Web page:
Fundal Massage, the midwife massages the uterus and the placenta is either expelled or pulled out.
Baby removed from mother, After birth the baby is wrapped up and placed in a heated incubator. No one informs the mother the sex of their baby or if baby is healthy or not. No one lets the family members know if all went well, while they are waiting outside.
I made sure to congratulate the mother on her new born, tell her about the baby sex and the weight. I would go out of the room and let the family members know that all went well and announce the baby sex and weight to them. After the mother was moved to the pre / post natal room, I would assist with breastfeeding.
Here are few examples or changes that took place when I was there.
3rd pregnancy, 2nd one, delivered at 8 months passed away shortly after birth
She came in just for a check-up, she was in her 8th months along. After being checked the midwife, they decided to keep her, she was dilated. The amniotic pouch could be seen at the entrance of the vagina. The mother was really scared; scared that she would lose this one too.
She kept telling me how her last born died because she was not full term and that the same was happening with this pregnancy also. I stayed by her side and reassured her that at 8 months the fetus can live on its own. At one point, I wanted to leave for a minute to check on a pregnant lady who just came to the next cubicle; she held my arms and asked me not to leave her alone. I stayed.
She gave birth to a beautiful baby girl. The pushing phase was quick, she didn’t even made a sound. I was by her side during the whole delivery and she did squeeze my hand pretty well. As soon as her daughter came out and the umbilical cord cut, I asked the midwife if I could put the baby on the mother breast. I was allowed to do so. The placenta came out pretty quick. When I removed her from her mum breast, she started crying, but by then I was not allowed to put her back on the mother breast.
It was great, I had more time to teach her breathing technique and do some hypnosis on her, mostly by telling her to focus on an object or just to look at me when the pain became unbearable. I taught her also how to push effectively. During the active labour, I could see her panicking, I would then look only at her and ask her to look at me, in the eyes, even though the culture here teaches us that it is rude to do so. She would and I would tell her how strong she was and that she can do it. She would then go back to her breathing. When the time came to push, baby was born in two pushes and without an episiotomy.
A young girl.. While coaching her, she kept looking at me, which meant turning on her back . All women were instructed to stay on their left side when in labour. The midwives were not happy about her not following this rule. I finally found out that she was deaf and good at lips reading. It was challenging, between having her stay on her left side and trying to pass the message through.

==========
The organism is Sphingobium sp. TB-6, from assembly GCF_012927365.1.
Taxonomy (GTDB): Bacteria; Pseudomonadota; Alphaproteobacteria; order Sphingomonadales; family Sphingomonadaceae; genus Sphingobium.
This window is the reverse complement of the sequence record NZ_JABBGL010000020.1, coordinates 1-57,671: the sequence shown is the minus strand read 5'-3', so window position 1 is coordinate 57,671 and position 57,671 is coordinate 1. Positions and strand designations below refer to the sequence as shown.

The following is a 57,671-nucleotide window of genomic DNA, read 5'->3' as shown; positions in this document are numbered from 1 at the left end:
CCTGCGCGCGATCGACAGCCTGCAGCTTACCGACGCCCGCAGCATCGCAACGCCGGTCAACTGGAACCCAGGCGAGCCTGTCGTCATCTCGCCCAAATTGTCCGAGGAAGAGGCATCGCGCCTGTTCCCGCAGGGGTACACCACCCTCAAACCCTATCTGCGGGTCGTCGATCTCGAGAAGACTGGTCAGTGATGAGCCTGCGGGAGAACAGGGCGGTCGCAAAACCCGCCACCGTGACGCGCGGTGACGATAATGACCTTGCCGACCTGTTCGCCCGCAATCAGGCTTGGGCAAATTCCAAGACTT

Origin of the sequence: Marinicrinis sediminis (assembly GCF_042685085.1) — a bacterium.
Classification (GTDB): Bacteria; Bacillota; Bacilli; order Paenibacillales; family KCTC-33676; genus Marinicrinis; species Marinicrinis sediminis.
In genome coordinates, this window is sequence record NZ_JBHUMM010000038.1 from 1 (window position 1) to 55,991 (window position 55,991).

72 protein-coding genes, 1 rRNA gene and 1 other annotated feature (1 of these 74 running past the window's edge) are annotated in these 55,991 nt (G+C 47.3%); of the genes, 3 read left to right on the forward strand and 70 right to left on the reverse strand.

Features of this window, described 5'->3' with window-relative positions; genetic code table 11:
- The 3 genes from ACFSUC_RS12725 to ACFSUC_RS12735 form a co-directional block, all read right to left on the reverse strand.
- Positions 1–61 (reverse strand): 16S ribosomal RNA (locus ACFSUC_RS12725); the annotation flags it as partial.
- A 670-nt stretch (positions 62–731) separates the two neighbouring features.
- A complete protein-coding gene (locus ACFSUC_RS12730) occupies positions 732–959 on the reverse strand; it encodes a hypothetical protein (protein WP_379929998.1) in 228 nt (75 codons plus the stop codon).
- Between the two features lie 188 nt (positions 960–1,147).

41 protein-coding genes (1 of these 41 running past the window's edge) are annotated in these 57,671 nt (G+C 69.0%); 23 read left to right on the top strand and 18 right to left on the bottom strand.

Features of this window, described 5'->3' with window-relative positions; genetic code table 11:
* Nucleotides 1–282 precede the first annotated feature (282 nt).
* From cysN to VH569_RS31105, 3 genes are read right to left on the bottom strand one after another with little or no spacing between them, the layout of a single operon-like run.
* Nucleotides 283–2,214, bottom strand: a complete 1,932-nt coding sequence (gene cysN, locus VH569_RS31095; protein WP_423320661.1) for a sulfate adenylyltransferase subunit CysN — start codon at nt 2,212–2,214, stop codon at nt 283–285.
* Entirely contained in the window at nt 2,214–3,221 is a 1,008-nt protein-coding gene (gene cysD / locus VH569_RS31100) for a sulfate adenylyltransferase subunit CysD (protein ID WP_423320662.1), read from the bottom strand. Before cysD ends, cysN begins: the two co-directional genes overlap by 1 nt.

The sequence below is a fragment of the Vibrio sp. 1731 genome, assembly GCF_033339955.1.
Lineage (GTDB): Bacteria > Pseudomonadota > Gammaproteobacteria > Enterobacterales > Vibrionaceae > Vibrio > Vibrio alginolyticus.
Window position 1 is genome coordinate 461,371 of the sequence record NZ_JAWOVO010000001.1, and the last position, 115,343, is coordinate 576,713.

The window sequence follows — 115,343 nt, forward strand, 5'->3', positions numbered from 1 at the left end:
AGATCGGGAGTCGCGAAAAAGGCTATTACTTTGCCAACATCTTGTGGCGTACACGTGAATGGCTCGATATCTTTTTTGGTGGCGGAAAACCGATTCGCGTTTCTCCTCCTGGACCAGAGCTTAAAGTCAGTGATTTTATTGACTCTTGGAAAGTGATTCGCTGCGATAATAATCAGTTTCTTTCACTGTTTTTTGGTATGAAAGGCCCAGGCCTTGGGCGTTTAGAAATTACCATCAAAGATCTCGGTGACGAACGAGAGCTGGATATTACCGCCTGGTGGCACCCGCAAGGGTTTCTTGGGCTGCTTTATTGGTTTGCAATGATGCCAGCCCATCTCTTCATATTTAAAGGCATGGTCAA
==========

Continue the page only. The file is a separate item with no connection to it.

In order to make the delivery happen faster, the midwife placed a pill in her vagina. She was a strong young girl. In no time, quietly she pushed and the baby was out.
This one was the most challenging birth I have been part of.
A young married girl, 17 years old. It was her first pregnancy. She was circumcised, so the opening to her vagina was reduced. She couldn’t cope with any amount of pain. At each contraction, she would start crying, having big tears roll down her cheeks. I could not move an inch or leave her hand. She would just move into panic. It was really difficult. At times, I felt that she didn't understood French. I felt like she could not hear anything I was saying. I asked the midwife if the mother or auntie could be allowed in the room to translate to her what I was saying. Surprised, they allowed both.
After the visit, she was a bit more calm. She would move in the position she felt comfortable, and the midwife would not be happy. I would then ask her to be on her left side so I could massage her back; she would comply, but as soon as I would stop she would turn to another position.
During the pushing phase, she pushed hard and the baby head was at the entrance of her vagina. She refused to push because it hurt anytime she would. Then the midwife decided to perform an episiotomy.
She started kicking and screaming, asking the midwife not to cut her and that she could push. She would try again and again, but nothing would happen. Her mother was allowed again in the room, but instead of encouraging her daughter, she started yelling at her, so she was asked to leave. It was challenging, because everyone else was telling her how her baby was suffocating and would die because of her fault.
I would turn her head to me, look at her and asked her if she can push more. She started getting tired. By talking to her and explaining the reason of having an episiotomy, it was performed (according to the nurse), she calmed down a bit and was cut. She pushed hard and the baby head moved down to the vagina. The pain, “Burning sensation” made her jump and she almost sat on the baby head, the midwife reacted quickly.
Soon the baby was out and I saw her relieved from the pain.
When asked her mother how they are planning to call the new born, she said, “Do not cut me”, making fun of her daughter.
Most women would come to the hospital complaining of stomach ache, not understanding that they were having contractions.
Most women did not believe me when I told them that as soon as the baby is out, the contraction will stop.